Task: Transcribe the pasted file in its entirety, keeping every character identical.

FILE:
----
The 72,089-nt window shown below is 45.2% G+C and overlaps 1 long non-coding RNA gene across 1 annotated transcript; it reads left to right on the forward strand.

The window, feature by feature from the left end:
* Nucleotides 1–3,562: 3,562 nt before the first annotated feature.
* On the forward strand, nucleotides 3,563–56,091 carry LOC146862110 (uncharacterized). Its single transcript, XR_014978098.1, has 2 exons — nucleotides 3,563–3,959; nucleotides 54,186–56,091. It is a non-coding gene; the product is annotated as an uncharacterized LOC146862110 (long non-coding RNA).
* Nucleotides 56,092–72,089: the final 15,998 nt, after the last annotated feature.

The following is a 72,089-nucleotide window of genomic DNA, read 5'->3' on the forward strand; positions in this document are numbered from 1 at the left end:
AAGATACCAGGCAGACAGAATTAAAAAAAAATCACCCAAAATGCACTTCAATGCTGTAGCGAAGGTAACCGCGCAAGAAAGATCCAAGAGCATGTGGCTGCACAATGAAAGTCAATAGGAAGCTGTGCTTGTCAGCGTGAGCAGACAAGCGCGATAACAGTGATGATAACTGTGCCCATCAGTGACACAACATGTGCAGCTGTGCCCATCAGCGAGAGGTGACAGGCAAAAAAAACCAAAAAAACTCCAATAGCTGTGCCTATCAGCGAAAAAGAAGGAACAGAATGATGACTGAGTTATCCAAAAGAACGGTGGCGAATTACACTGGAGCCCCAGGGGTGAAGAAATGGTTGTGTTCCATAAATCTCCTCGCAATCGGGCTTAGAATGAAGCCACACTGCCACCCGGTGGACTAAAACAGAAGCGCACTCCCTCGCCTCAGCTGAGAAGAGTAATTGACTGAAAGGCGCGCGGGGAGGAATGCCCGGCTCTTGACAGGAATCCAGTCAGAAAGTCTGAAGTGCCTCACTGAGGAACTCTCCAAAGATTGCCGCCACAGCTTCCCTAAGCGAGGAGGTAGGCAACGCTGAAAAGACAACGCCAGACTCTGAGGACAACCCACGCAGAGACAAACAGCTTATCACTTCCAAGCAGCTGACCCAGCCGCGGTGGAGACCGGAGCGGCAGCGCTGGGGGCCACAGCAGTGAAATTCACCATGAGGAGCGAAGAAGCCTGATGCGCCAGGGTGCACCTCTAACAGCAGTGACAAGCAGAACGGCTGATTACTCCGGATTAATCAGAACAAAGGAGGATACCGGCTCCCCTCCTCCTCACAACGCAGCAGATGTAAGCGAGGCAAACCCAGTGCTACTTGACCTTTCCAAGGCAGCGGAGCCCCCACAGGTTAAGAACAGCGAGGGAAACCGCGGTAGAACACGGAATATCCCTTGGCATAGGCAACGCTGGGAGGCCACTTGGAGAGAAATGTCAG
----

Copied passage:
The 72,089-nt window shown below is 45.2% G+C and overlaps 1 long non-coding RNA gene across 1 annotated transcript; it reads left to right on the forward strand.

The window, feature by feature from the left end:
* Nucleotides 1–3,562: 3,562 nt before the first annotated feature.
* On the forward strand, nucleotides 3,563–56,091 carry LOC146862110 (uncharacterized). Its single transcript, XR_014978098.1, has 2 exons — nucleotides 3,563–3,959; nucleotides 54,186–56,091. It is a non-coding gene; the product is annotated as an uncharacterized LOC146862110 (long non-coding RNA).
* Nucleotides 56,092–72,089: the final 15,998 nt, after the last annotated feature.

The following is a 72,089-nucleotide window of genomic DNA, read 5'->3' on the forward strand; positions in this document are numbered from 1 at the left end:
AAGATACCAGGCAGACAGAATTAAAAAAAAATCACCCAAAATGCACTTCAATGCTGTAGCGAAGGTAACCGCGCAAGAAAGATCCAAGAGCATGTGGCTGCACAATGAAAGTCAATAGGAAGCTGTGCTTGTCAGCGTGAGCAGACAAGCGCGATAACAGTGATGATAACTGTGCCCATCAGTGACACAACATGTGCAGCTGTGCCCATCAGCGAGAGGTGACAGGCAAAAAAAACCAAAAAAACTCCAATAGCTGTGCCTATCAGCGAAAAAGAAGGAACAGAATGATGACTGAGTTATCCAAAAGAACGGTGGCGAATTACACTGGAGCCCCAGGGGTGAAGAAATGGTTGTGTTCCATAAATCTCCTCGCAATCGGGCTTAGAATGAAGCCACACTGCCACCCGGTGGACTAAAACAGAAGCGCACTCCCTCGCCTCAGCTGAGAAGAGTAATTGACTGAAAGGCGCGCGGGGAGGAATGCCCGGCTCTTGACAGGAATCCAGTCAGAAAGTCTGAAGTGCCTCACTGAGGAACTCTCCAAAGATTGCCGCCACAGCTTCCCTAAGCGAGGAGGTAGGCAACGCTGAAAAGACAACGCCAGACTCTGAGGACAACCCACGCAGAGACAAACAGCTTATCACTTCCAAGCAGCTGACCCAGCCGCGGTGGAGACCGGAGCGGCAGCGCTGGGGGCCACAGCAGTGAAATTCACCATGAGGAGCGAAGAAGCCTGATGCGCCAGGGTGCACCTCTAACAGCAGTGACAAGCAGAACGGCTGATTACTCCGGATTAATCAGAACAAAGGAGGATACCGGCTCCCCTCCTCCTCACAACGCAGCAGATGTAAGCGAGGCAAACCCAGTGCTACTTGACCTTTCCAAGGCAGCGGAGCCCCCACAGGTTAAGAACAGCGAGGGAAACCGCGGTAGAACACGGAATATCCCTTGGCATAGGCAACGCTGGGAGGCCACTTGGAGAGAAATGTCAG